Darak

 

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Jdm,
 
I made a timegrapher report today, please take a look, thanks.
 
Darak
Timegrapher Report 04152019 SARX055.pdf

Hello Darak. Thanks for taking the time and effort with the report. Can I ask what method you used to lubricate the upper and lower balance jewels?

I have a few favourite watches depending on whether I’m working or doing sport. For work I am chained to a desk most of the day and estimated that the best possible position to time the watch is 6oclock up tilted 45 degrees through the 3-9 o’clock axis. Try it out yourself and see if it suits you

Regards Deggsie


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3 hours ago, Deggsie said:


Hello Darak. Thanks for taking the time and effort with the report. Can I ask what method you used to lubricate the upper and lower balance jewels?

I have a few favourite watches depending on whether I’m working or doing sport. For work I am chained to a desk most of the day and estimated that the best possible position to time the watch is 6oclock up tilted 45 degrees through the 3-9 o’clock axis. Try it out yourself and see if it suits you

Regards Deggsie


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Hi Deggsie,

 

I didn't lubricate my lower balance jewels, I just took it apart and put it back, I don't have a watch part cleaning machine or any oiler tools yet, and thanks for your tips, that's very helpful.

 

Darak

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Hi Deggsie,
 
I didn't lubricate my lower balance jewels, I just took it apart and put it back, I don't have a watch part cleaning machine or any oiler tools yet, and thanks for your tips, that's very helpful.
 
Darak

Hi Darak. Thanks for the reply. I think when you properly clean and correctly lubricate the upper/lower balance jewels you will see better results - not such a big difference in s/day when the watch is moved to the various positions. I usually check and record dial up, dial down, 6up, 3up, 9up and 12up. You’ll need to remove the watch from the microphone clamp and turn it over to get all readings. Retrospectively, lubrication technique is more important than the lubricant when learning. Don’t rush out and buy too many. As a guide, just a dot of moebius 8000 on your thumb nail will do the whole watch. That’s how little you need. If you are using a lot more, question where it’s going. Only oil the face of the ‘exit’ pallet stone and never the pallet pivots unless you find specific instructions from the manufacturer to say otherwise. An ultrasonic cleaner will be a low cost high gain addition to your toolkit. Don’t waste time and money trying to learn on cheap junk movements, it is likely they were rubbish when new and you’ll tear your hair out wondering why you cannot get them to run well. AS and ETA are nice, but watch out as it’s difficult to buy spares such as hair springs for some of the older models. Kind regards, Deggsie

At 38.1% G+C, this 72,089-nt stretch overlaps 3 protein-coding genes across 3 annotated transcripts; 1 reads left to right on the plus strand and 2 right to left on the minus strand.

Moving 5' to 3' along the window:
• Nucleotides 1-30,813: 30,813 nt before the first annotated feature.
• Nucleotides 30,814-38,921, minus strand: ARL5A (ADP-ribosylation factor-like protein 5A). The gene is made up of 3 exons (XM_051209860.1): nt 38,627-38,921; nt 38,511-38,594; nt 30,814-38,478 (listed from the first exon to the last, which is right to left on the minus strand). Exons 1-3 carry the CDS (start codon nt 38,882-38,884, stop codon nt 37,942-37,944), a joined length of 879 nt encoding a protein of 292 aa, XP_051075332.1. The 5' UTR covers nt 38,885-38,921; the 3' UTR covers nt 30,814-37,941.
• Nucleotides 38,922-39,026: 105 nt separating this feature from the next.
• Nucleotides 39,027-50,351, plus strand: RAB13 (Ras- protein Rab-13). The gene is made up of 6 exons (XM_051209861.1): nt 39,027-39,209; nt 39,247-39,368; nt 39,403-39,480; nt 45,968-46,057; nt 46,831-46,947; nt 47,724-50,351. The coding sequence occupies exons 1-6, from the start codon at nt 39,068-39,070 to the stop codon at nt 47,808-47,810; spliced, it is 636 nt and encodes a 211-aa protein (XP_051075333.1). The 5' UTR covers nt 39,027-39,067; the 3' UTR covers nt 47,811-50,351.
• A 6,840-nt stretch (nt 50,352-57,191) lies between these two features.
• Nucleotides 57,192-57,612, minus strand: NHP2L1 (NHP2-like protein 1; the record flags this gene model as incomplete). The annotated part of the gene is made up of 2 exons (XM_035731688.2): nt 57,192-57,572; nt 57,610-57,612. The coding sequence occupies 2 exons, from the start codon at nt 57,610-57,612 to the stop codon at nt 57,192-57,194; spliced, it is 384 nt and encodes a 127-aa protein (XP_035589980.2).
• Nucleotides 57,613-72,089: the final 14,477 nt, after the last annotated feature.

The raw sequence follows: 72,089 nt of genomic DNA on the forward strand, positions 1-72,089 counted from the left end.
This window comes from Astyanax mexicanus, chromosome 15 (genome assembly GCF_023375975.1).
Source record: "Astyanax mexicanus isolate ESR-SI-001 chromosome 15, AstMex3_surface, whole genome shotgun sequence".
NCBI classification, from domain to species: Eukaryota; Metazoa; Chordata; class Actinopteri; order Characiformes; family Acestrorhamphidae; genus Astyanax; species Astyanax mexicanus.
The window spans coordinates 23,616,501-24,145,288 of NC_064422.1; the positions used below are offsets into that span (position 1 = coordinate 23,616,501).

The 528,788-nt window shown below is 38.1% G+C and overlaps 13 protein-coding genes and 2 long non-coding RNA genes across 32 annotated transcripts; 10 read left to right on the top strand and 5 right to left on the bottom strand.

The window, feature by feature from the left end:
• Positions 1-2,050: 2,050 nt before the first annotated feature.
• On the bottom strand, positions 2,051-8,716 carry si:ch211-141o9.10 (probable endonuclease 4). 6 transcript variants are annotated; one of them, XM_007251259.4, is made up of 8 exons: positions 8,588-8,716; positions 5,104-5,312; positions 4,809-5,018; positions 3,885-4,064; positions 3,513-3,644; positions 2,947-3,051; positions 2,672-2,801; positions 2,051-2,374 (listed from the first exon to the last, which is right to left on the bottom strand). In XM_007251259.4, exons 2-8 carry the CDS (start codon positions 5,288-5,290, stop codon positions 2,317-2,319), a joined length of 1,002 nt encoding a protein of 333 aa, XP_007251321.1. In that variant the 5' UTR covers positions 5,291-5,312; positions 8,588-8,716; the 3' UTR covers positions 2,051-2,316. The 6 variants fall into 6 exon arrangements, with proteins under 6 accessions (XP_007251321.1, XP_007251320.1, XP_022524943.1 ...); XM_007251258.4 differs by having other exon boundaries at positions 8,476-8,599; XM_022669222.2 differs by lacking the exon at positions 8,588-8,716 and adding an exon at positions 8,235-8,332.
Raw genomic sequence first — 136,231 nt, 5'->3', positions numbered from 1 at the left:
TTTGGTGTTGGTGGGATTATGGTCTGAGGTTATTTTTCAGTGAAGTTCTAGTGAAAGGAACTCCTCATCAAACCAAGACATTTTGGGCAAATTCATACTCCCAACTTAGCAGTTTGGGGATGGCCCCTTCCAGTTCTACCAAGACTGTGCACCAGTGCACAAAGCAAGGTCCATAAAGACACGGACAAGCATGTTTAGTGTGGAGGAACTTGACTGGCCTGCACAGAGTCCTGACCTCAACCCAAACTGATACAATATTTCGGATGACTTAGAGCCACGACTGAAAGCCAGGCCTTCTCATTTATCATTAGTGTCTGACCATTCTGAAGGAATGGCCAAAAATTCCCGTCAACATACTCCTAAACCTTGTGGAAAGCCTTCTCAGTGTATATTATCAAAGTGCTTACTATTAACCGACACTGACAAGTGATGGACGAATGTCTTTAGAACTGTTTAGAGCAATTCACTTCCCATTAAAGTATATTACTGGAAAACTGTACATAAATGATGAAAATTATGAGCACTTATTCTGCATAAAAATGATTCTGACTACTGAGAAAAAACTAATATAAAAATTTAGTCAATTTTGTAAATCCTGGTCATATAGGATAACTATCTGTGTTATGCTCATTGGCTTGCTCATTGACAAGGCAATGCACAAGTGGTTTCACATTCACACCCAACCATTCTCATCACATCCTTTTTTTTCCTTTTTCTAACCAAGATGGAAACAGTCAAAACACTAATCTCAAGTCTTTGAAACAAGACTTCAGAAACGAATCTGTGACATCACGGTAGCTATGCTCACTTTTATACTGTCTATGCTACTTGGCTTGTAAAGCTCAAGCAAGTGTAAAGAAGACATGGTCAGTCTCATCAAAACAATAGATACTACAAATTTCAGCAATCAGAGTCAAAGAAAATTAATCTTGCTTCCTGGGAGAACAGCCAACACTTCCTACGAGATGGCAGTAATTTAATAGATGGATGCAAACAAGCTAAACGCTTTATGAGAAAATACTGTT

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3 minutes ago, Deggsie said:


Hi Darak. Thanks for the reply. I think when you properly clean and correctly lubricate the upper/lower balance jewels you will see better results

In my experience Seiko never fails to correctly lubricate the balance stones at production, even if other points can be deficient as noted above. No idea about the pallet stones as I don't have a microscope to observe that. For these, 9515 would be better that 9010, although in my simple approach I use the latter only.

Quote

An ultrasonic cleaner will be a low cost high gain addition to your toolkit.

I disagree with that, after having an u/s cleaner that broke on me, I find no real advantage in u/s cleaning. Before that was available, parts were cleaned anyway and amazing pieces made and services to perfection.

Quote

Don’t waste time and money trying to learn on cheap junk movements, it is likely they were rubbish when new and you’ll tear your hair out wondering why you cannot get them to run well.

That is quite a new concept, "practice on fine pieces because the cheap one may get you disappointed"?